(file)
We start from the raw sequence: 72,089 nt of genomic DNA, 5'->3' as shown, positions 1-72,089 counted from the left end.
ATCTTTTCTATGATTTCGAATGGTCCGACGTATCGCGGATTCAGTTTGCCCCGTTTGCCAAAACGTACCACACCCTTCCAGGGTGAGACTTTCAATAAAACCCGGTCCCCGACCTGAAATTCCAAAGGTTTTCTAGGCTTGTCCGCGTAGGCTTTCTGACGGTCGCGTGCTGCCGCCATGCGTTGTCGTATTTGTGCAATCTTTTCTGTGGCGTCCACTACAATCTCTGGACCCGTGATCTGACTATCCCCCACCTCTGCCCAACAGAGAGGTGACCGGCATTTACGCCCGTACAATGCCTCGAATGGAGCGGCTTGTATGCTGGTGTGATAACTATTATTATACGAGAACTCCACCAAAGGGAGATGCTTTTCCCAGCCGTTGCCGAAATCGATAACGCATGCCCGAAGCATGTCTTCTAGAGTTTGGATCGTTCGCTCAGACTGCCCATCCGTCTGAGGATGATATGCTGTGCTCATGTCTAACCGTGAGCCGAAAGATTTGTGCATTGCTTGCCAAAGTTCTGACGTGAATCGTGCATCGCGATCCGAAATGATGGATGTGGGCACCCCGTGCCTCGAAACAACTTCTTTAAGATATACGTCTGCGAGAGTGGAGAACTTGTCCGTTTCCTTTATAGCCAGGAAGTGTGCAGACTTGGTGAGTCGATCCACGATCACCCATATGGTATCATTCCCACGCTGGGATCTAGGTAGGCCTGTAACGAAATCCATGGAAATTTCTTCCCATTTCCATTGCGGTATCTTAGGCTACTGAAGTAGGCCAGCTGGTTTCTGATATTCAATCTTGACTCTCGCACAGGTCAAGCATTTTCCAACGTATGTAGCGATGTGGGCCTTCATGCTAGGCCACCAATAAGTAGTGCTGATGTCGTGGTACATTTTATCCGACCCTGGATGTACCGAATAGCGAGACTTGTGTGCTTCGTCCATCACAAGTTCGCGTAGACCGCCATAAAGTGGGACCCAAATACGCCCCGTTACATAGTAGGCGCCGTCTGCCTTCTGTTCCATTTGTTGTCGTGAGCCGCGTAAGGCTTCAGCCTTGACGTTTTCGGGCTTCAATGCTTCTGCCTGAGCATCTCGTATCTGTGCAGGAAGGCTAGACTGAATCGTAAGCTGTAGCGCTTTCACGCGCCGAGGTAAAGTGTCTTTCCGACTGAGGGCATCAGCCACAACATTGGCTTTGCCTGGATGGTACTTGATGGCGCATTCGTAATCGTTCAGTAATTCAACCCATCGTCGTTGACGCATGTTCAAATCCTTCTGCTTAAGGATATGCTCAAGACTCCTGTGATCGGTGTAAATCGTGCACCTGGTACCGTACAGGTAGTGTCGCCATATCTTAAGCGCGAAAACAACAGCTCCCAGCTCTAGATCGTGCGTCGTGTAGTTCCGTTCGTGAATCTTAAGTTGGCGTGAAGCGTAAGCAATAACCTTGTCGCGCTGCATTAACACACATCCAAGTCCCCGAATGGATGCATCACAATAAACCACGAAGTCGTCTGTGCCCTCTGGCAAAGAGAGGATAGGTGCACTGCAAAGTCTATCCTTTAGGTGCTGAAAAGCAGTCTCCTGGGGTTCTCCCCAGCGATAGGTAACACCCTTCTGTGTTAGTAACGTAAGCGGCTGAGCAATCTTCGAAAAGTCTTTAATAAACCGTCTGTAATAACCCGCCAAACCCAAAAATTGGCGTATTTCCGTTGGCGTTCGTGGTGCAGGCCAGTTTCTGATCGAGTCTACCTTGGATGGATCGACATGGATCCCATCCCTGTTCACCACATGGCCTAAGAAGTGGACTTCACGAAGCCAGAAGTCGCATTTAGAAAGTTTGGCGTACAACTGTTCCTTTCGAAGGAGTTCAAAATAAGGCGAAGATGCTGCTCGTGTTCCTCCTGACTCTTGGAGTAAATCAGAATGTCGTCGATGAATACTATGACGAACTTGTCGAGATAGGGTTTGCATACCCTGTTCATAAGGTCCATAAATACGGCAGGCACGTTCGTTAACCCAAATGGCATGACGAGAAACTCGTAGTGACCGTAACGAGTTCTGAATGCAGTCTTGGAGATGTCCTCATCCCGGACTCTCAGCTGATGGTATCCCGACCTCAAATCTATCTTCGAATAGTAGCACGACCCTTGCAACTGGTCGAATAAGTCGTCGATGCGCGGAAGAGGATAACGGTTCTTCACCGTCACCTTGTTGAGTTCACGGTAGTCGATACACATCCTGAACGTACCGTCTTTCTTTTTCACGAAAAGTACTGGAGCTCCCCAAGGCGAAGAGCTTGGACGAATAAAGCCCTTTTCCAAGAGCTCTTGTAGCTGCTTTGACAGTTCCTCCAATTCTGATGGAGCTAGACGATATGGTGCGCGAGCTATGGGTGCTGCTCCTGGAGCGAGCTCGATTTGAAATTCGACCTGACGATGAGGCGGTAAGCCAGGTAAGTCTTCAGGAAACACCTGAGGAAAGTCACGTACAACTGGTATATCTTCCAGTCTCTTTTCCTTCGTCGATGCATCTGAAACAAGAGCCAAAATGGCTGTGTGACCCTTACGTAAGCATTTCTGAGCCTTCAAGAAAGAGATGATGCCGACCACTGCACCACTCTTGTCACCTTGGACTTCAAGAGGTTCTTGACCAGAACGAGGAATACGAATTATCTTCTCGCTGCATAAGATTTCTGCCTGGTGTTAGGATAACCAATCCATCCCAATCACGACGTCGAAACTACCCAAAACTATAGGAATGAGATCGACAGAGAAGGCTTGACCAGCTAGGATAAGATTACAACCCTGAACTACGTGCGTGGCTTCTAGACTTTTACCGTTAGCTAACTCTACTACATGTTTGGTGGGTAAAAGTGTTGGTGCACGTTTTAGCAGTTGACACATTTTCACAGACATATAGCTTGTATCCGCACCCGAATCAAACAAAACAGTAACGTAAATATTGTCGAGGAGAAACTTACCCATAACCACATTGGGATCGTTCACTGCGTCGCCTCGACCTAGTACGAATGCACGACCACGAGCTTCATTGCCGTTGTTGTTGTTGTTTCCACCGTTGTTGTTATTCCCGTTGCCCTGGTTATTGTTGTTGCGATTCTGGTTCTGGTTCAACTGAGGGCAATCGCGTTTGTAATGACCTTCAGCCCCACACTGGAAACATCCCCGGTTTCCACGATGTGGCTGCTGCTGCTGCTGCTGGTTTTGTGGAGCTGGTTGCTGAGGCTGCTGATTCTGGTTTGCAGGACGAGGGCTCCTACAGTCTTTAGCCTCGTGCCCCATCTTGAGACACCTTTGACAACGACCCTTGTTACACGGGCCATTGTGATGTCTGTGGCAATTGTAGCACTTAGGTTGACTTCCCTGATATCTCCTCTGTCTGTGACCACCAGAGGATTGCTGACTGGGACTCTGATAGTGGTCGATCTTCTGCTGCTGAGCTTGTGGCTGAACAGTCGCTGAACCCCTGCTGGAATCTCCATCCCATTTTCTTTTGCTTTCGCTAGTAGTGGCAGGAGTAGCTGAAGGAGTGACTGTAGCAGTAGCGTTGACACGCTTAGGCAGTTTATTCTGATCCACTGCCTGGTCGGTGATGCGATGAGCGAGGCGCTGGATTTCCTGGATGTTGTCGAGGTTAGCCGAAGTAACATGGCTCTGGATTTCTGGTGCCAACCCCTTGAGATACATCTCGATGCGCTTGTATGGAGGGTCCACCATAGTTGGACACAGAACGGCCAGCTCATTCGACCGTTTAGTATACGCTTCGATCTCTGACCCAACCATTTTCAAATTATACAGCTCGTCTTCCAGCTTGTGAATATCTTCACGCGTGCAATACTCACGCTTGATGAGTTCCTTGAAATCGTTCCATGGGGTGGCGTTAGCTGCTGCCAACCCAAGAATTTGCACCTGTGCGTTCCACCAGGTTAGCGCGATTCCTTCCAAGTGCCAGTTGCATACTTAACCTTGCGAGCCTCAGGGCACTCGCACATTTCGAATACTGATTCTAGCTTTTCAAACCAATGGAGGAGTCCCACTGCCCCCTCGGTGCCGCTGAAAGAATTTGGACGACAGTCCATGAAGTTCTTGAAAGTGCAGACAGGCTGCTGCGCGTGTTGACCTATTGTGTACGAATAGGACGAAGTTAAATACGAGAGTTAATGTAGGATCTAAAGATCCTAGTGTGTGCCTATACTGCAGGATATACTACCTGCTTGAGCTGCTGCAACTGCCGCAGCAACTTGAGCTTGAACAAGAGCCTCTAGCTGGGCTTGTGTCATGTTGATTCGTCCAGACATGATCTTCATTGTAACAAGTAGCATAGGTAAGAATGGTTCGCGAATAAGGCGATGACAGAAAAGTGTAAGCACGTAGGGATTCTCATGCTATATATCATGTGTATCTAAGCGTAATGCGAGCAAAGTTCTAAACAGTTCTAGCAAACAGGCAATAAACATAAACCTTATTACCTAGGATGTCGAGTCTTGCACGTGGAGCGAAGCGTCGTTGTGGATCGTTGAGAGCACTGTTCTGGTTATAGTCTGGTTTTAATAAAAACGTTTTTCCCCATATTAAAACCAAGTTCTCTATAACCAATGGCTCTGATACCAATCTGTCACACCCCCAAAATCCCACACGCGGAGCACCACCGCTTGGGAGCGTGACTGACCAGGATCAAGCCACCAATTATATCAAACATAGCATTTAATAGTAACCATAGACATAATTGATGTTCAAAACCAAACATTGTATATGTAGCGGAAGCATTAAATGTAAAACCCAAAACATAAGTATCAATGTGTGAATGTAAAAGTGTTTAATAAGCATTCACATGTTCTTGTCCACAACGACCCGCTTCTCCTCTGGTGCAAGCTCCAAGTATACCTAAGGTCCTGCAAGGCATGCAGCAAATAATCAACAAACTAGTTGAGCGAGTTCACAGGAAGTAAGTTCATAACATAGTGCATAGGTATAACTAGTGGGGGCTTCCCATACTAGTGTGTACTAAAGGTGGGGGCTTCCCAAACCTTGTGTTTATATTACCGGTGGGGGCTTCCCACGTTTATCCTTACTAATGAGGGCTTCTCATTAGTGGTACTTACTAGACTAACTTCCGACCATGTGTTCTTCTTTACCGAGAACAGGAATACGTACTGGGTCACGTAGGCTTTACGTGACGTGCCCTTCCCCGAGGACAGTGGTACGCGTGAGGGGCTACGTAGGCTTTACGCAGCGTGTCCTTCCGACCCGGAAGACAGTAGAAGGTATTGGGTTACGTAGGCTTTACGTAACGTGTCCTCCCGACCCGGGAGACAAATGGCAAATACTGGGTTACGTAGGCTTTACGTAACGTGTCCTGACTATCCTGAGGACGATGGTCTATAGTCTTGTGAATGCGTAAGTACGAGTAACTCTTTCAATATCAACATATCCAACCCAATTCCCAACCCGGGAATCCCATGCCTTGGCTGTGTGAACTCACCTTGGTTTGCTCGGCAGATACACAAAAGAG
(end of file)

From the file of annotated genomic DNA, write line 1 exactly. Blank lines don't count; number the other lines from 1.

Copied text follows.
We start from the raw sequence: 72,089 nt of genomic DNA, 5'->3' as shown, positions 1-72,089 counted from the left end.